In order to do a systematized review, you will have to have a research question that can be answered by this method. You will likely have to modify your research question to make it fit the method. That does not mean changing your topic, but rather adjusting the question that you are trying to answer. You will want to have a single, well-defined research question.
Systematic reviews often address practical questions that can inform policy and decision making. They frequently identify best practices or determine the effectiveness of a particular intervention.
Your interest may be in a local issue. The way that your research question would be formulated, though, would not include the local nature of your interest. For example, you may be interested in how to solve homelessness in Monterey County. Your research question will be more broad: What are the most effective programs for reducing homelessness? Once you answer that question, you will have a better sense of what programs might work in Monterey County.
Here are some ways to consider phrasing your question:
In ___________[population], what is the effect of ____________[intervention] on ______________[outcome]?
In college students, what is the effect of mindfulness practices on academic achievement?
How do(es) ___________ [intervention] influence ____________ [outcome] in ________________[population]?
How do social media image filters influence eating disorders in adolescent girls?
What are the best practices for ____________[outcome] in _________________[population]?
What are the best practices for the social integration of English language learners in elementary school?
To inform your research question and to help you determine which studies you will include and exclude in your research, you will need to define your PICOS. These five elements make up your eligibility criteria, defining the characteristics of the studies you want to include in your review.
Population: Who are you interested in? Even if you want to apply your findings to the U.S. you may or may not want to limit this geographically, as studies from other countries can provide valuable information about what might work to address a particular social issue.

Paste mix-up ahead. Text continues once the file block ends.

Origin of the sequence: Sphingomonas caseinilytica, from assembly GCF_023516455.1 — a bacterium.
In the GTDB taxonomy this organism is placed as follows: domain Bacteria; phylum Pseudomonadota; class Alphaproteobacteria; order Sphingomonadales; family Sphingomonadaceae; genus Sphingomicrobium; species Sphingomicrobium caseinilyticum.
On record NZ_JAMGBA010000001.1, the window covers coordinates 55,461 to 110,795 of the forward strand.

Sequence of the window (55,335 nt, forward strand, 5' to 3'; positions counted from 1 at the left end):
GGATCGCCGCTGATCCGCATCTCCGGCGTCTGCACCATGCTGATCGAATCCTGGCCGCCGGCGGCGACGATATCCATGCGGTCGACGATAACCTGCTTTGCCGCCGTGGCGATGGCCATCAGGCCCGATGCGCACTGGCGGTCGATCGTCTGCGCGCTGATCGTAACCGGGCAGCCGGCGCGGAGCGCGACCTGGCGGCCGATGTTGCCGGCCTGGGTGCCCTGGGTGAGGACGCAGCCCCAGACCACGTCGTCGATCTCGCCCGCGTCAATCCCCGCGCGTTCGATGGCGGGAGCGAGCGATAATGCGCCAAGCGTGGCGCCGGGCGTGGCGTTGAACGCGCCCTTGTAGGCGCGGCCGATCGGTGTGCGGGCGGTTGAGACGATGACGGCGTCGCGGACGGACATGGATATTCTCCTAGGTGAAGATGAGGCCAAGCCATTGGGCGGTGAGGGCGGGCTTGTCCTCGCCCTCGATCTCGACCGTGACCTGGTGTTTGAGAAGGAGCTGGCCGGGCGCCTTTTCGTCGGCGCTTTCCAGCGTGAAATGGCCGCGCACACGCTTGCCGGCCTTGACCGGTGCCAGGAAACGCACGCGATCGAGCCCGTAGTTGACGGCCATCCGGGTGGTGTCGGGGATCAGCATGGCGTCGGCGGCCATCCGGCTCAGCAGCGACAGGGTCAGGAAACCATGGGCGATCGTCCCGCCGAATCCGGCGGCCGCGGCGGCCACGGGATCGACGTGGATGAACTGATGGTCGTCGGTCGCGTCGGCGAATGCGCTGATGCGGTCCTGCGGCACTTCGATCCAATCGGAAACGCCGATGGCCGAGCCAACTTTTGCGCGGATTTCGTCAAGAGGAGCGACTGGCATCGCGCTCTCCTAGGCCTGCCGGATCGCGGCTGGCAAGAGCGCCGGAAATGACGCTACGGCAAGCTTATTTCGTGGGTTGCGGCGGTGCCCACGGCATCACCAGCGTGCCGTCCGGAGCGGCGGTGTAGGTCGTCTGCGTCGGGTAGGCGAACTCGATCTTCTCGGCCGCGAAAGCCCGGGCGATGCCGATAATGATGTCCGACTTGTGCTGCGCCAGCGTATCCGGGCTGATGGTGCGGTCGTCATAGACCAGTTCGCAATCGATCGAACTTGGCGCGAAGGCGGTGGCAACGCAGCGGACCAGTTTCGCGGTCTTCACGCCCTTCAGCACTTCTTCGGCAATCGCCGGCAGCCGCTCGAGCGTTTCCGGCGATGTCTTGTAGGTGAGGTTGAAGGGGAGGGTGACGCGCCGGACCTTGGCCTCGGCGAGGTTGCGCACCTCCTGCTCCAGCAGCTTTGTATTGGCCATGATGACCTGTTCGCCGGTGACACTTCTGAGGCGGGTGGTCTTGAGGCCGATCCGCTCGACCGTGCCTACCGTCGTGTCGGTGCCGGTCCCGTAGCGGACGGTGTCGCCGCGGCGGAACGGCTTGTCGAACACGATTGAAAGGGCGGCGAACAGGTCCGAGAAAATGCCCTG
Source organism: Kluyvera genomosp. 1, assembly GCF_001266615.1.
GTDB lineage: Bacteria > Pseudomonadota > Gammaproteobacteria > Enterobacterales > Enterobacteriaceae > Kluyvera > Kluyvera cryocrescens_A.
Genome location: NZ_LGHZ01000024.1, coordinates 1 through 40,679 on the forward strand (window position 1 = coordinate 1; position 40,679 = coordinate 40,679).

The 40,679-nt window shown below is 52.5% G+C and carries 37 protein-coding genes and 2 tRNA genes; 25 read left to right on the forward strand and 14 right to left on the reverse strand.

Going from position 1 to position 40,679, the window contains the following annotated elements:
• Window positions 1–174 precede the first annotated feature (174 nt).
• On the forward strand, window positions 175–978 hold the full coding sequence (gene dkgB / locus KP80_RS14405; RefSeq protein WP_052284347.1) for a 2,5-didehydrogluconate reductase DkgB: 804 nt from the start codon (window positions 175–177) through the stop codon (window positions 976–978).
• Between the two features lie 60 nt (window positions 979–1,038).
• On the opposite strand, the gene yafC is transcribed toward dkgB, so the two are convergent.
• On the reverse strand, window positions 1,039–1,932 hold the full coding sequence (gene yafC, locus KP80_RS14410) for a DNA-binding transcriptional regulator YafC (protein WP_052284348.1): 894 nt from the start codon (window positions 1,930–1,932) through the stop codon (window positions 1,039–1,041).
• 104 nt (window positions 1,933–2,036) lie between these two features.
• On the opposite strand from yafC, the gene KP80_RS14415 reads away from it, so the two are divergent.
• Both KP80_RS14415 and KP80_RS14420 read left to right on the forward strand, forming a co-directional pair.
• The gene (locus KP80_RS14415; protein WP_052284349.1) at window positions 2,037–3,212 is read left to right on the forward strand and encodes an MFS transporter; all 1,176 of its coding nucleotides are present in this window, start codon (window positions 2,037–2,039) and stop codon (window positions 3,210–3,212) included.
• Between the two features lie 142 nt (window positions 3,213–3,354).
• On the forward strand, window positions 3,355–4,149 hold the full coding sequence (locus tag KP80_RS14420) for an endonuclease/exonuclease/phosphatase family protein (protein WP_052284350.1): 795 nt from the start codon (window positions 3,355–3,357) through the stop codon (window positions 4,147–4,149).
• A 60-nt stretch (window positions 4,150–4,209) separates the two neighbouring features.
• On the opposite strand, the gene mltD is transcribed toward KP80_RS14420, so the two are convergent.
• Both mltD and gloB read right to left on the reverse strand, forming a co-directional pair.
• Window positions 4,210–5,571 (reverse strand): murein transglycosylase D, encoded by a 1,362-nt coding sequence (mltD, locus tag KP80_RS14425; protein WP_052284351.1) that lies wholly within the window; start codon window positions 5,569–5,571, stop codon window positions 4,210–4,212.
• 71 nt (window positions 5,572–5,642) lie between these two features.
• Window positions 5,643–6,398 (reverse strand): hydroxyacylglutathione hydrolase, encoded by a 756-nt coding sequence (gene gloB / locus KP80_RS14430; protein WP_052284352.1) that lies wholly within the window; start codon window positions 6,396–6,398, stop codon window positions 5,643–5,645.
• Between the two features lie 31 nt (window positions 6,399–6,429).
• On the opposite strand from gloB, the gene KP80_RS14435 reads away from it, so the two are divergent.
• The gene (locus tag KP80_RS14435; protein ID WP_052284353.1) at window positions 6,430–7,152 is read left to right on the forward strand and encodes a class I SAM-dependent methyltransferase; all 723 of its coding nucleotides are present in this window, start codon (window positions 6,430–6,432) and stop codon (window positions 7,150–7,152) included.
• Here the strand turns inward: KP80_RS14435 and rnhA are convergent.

Intervention: This is the main variable that the studies you include will be evaluating. It might be a way to address/resolve a social issue, or it might be a behavior that your population engages in. "Intervention" sounds like something that's imposed by the researchers, but it can also be an experience, behavior, or condition that's compared with people who haven't had that experience, behavior, or condition. You can also think about this as a causal factor, something that causes (or may cause) the outcome of interest. If you are looking for the best practices for addressing a particular social issue, you might put "any intervention."
Comparison: This is often the current or alternative state. Do you want studies that compare the intervention to something in particular? If not, the comparison could just be "no intervention," which allows you to include studies that compare the intervention with the status quo. Or "any intervention," which allows you to include studies that compare the intervention of interest to any other intervention.
Outcome: What result are you looking for in the studies you collect? What is being looked for or measured? If you're interested in effective interventions, how will the studies you include measure/determine effectiveness? Another outcome could be the result of a particular behavior.
Study type: If you're doing a meta-analysis, you will want to include studies with quantitative data. If you're doing a meta-synthesis, you will want to include studies with qualitative data. For most systematic or systematized reviews, you can include any empirical studies (qualitative, quantitative, and mixed methods).
Note: These criteria do NOT describe your research project, but rather the studies that you want to include in your systematized review.
Example #1: In college students, what is the effect of mindfulness practices on academic achievement?
Example #2: How do social media image filters influence eating disorders in adolescent girls?
Example #3: What are the best practices for the social integration of English language learners in elementary school?
The next step is to identify your main concepts. These are the basis of your search terms, so it's important to have them correctly identified before searching.
Main concepts are typically your population, intervention, and outcome (PIO) from the previous step.
Example 1: In college students, what is the effect of mindfulness practices on academic achievement?
Example 2: How do social media image filters influence eating disorders in adolescent girls?
Example 3: What are the best practices for the social integration of English language learners in elementary school?
Depending on your research question, you may need a fourth main concept that describes the setting (see example 3). This is only necessary if you're only interested in a particular setting and need to exclude studies that were conducted in other settings.